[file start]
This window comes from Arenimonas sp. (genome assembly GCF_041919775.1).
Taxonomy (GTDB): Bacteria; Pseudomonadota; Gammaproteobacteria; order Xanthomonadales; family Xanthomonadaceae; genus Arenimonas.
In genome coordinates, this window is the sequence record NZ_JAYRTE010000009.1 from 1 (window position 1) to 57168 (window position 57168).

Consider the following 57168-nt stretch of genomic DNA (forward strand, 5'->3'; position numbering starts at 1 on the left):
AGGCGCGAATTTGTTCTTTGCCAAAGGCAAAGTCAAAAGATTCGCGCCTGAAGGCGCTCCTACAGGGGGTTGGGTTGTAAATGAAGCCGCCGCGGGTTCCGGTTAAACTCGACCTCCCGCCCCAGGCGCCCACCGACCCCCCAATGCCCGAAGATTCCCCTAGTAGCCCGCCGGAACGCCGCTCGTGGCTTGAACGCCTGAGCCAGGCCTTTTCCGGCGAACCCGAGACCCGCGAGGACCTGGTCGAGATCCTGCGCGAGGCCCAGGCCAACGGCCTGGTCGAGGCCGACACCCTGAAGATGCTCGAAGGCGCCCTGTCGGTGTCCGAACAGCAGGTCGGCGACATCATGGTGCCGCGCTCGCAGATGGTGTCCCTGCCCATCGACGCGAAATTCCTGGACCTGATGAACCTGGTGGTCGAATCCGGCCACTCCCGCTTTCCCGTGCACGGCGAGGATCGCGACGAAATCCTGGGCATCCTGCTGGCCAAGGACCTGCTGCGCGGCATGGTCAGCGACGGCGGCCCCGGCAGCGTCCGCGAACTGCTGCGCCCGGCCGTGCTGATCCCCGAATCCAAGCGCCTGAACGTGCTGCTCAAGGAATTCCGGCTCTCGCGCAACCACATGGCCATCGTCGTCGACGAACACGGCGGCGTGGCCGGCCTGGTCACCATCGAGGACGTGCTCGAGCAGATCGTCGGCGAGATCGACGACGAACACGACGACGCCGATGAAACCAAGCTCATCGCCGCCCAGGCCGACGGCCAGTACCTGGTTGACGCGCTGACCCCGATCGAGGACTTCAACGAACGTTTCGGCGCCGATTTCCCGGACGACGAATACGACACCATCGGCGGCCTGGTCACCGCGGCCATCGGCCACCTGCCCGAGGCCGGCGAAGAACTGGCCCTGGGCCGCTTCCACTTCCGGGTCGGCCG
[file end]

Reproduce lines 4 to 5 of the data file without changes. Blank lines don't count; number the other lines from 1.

Consider the following 57168-nt stretch of genomic DNA (forward strand, 5'->3'; position numbering starts at 1 on the left):
AGGCGCGAATTTGTTCTTTGCCAAAGGCAAAGTCAAAAGATTCGCGCCTGAAGGCGCTCCTACAGGGGGTTGGGTTGTAAATGAAGCCGCCGCGGGTTCCGGTTAAACTCGACCTCCCGCCCCAGGCGCCCACCGACCCCCCAATGCCCGAAGATTCCCCTAGTAGCCCGCCGGAACGCCGCTCGTGGCTTGAACGCCTGAGCCAGGCCTTTTCCGGCGAACCCGAGACCCGCGAGGACCTGGTCGAGATCCTGCGCGAGGCCCAGGCCAACGGCCTGGTCGAGGCCGACACCCTGAAGATGCTCGAAGGCGCCCTGTCGGTGTCCGAACAGCAGGTCGGCGACATCATGGTGCCGCGCTCGCAGATGGTGTCCCTGCCCATCGACGCGAAATTCCTGGACCTGATGAACCTGGTGGTCGAATCCGGCCACTCCCGCTTTCCCGTGCACGGCGAGGATCGCGACGAAATCCTGGGCATCCTGCTGGCCAAGGACCTGCTGCGCGGCATGGTCAGCGACGGCGGCCCCGGCAGCGTCCGCGAACTGCTGCGCCCGGCCGTGCTGATCCCCGAATCCAAGCGCCTGAACGTGCTGCTCAAGGAATTCCGGCTCTCGCGCAACCACATGGCCATCGTCGTCGACGAACACGGCGGCGTGGCCGGCCTGGTCACCATCGAGGACGTGCTCGAGCAGATCGTCGGCGAGATCGACGACGAACACGACGACGCCGATGAAACCAAGCTCATCGCCGCCCAGGCCGACGGCCAGTACCTGGTTGACGCGCTGACCCCGATCGAGGACTTCAACGAACGTTTCGGCGCCGATTTCCCGGACGACGAATACGACACCATCGGCGGCCTGGTCACCGCGGCCATCGGCCACCTGCCCGAGGCCGGCGAAGAACTGGCCCTGGGCCGCTTCCACTTCCGGGTCGGCCG